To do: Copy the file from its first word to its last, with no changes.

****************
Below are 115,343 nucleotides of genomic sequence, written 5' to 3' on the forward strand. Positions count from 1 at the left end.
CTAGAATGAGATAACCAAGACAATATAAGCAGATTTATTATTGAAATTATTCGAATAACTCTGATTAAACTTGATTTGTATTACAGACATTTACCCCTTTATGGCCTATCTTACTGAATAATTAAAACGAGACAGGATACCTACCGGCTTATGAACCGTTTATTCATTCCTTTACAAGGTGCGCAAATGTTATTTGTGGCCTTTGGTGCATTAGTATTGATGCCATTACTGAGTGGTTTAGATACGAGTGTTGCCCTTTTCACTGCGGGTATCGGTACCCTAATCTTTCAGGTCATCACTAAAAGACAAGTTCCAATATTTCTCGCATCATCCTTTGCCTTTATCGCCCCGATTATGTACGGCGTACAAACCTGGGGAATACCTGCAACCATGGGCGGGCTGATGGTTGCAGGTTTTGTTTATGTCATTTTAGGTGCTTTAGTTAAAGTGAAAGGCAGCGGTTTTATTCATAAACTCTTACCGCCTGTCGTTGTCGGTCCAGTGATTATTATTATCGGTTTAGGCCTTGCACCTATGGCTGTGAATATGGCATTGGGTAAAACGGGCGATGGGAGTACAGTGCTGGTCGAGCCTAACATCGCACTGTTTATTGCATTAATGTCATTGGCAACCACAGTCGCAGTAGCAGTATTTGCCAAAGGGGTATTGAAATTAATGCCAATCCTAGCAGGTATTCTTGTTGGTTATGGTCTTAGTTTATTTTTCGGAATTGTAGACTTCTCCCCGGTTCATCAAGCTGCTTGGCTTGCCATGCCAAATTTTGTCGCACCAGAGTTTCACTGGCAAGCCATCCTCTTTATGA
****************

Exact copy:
Below are 115,343 nucleotides of genomic sequence, written 5' to 3' on the forward strand. Positions count from 1 at the left end.
CTAGAATGAGATAACCAAGACAATATAAGCAGATTTATTATTGAAATTATTCGAATAACTCTGATTAAACTTGATTTGTATTACAGACATTTACCCCTTTATGGCCTATCTTACTGAATAATTAAAACGAGACAGGATACCTACCGGCTTATGAACCGTTTATTCATTCCTTTACAAGGTGCGCAAATGTTATTTGTGGCCTTTGGTGCATTAGTATTGATGCCATTACTGAGTGGTTTAGATACGAGTGTTGCCCTTTTCACTGCGGGTATCGGTACCCTAATCTTTCAGGTCATCACTAAAAGACAAGTTCCAATATTTCTCGCATCATCCTTTGCCTTTATCGCCCCGATTATGTACGGCGTACAAACCTGGGGAATACCTGCAACCATGGGCGGGCTGATGGTTGCAGGTTTTGTTTATGTCATTTTAGGTGCTTTAGTTAAAGTGAAAGGCAGCGGTTTTATTCATAAACTCTTACCGCCTGTCGTTGTCGGTCCAGTGATTATTATTATCGGTTTAGGCCTTGCACCTATGGCTGTGAATATGGCATTGGGTAAAACGGGCGATGGGAGTACAGTGCTGGTCGAGCCTAACATCGCACTGTTTATTGCATTAATGTCATTGGCAACCACAGTCGCAGTAGCAGTATTTGCCAAAGGGGTATTGAAATTAATGCCAATCCTAGCAGGTATTCTTGTTGGTTATGGTCTTAGTTTATTTTTCGGAATTGTAGACTTCTCCCCGGTTCATCAAGCTGCTTGGCTTGCCATGCCAAATTTTGTCGCACCAGAGTTTCACTGGCAAGCCATCCTCTTTATGA